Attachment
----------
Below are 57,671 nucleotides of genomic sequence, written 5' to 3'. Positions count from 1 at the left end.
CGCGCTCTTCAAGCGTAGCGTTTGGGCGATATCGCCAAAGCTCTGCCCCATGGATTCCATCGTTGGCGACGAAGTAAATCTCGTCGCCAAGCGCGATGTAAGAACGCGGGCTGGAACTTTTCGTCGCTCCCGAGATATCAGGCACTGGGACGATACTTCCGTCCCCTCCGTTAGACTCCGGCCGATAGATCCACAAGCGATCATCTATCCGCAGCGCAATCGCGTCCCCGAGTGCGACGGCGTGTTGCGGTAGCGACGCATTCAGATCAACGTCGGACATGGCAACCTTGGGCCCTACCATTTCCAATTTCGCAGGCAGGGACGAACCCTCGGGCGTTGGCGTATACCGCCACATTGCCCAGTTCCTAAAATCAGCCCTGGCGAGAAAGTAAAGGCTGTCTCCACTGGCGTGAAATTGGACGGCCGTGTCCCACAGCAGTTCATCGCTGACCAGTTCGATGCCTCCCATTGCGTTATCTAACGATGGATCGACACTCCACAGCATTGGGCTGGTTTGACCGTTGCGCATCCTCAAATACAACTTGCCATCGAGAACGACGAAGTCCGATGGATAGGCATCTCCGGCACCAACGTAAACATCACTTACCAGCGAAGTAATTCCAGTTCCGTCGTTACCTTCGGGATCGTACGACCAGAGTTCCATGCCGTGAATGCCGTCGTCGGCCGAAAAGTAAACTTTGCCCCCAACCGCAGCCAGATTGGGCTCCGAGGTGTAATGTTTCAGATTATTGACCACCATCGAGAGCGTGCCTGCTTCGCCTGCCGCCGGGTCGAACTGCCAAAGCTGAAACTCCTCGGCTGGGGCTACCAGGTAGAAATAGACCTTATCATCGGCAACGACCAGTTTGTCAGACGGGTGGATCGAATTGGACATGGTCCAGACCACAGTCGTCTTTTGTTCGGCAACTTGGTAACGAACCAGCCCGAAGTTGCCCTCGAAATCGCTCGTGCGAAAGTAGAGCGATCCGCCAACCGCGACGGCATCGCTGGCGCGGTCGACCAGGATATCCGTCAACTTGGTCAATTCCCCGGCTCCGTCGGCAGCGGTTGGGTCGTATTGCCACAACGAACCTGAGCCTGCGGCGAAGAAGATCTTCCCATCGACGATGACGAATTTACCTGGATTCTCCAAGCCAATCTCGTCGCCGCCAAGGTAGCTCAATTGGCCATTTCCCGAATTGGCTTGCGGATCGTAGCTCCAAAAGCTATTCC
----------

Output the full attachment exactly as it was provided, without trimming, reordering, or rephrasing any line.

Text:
Below are 57,671 nucleotides of genomic sequence, written 5' to 3'. Positions count from 1 at the left end.
CGCGCTCTTCAAGCGTAGCGTTTGGGCGATATCGCCAAAGCTCTGCCCCATGGATTCCATCGTTGGCGACGAAGTAAATCTCGTCGCCAAGCGCGATGTAAGAACGCGGGCTGGAACTTTTCGTCGCTCCCGAGATATCAGGCACTGGGACGATACTTCCGTCCCCTCCGTTAGACTCCGGCCGATAGATCCACAAGCGATCATCTATCCGCAGCGCAATCGCGTCCCCGAGTGCGACGGCGTGTTGCGGTAGCGACGCATTCAGATCAACGTCGGACATGGCAACCTTGGGCCCTACCATTTCCAATTTCGCAGGCAGGGACGAACCCTCGGGCGTTGGCGTATACCGCCACATTGCCCAGTTCCTAAAATCAGCCCTGGCGAGAAAGTAAAGGCTGTCTCCACTGGCGTGAAATTGGACGGCCGTGTCCCACAGCAGTTCATCGCTGACCAGTTCGATGCCTCCCATTGCGTTATCTAACGATGGATCGACACTCCACAGCATTGGGCTGGTTTGACCGTTGCGCATCCTCAAATACAACTTGCCATCGAGAACGACGAAGTCCGATGGATAGGCATCTCCGGCACCAACGTAAACATCACTTACCAGCGAAGTAATTCCAGTTCCGTCGTTACCTTCGGGATCGTACGACCAGAGTTCCATGCCGTGAATGCCGTCGTCGGCCGAAAAGTAAACTTTGCCCCCAACCGCAGCCAGATTGGGCTCCGAGGTGTAATGTTTCAGATTATTGACCACCATCGAGAGCGTGCCTGCTTCGCCTGCCGCCGGGTCGAACTGCCAAAGCTGAAACTCCTCGGCTGGGGCTACCAGGTAGAAATAGACCTTATCATCGGCAACGACCAGTTTGTCAGACGGGTGGATCGAATTGGACATGGTCCAGACCACAGTCGTCTTTTGTTCGGCAACTTGGTAACGAACCAGCCCGAAGTTGCCCTCGAAATCGCTCGTGCGAAAGTAGAGCGATCCGCCAACCGCGACGGCATCGCTGGCGCGGTCGACCAGGATATCCGTCAACTTGGTCAATTCCCCGGCTCCGTCGGCAGCGGTTGGGTCGTATTGCCACAACGAACCTGAGCCTGCGGCGAAGAAGATCTTCCCATCGACGATGACGAATTTACCTGGATTCTCCAAGCCAATCTCGTCGCCGCCAAGGTAGCTCAATTGGCCATTTCCCGAATTGGCTTGCGGATCGTAGCTCCAAAAGCTATTCC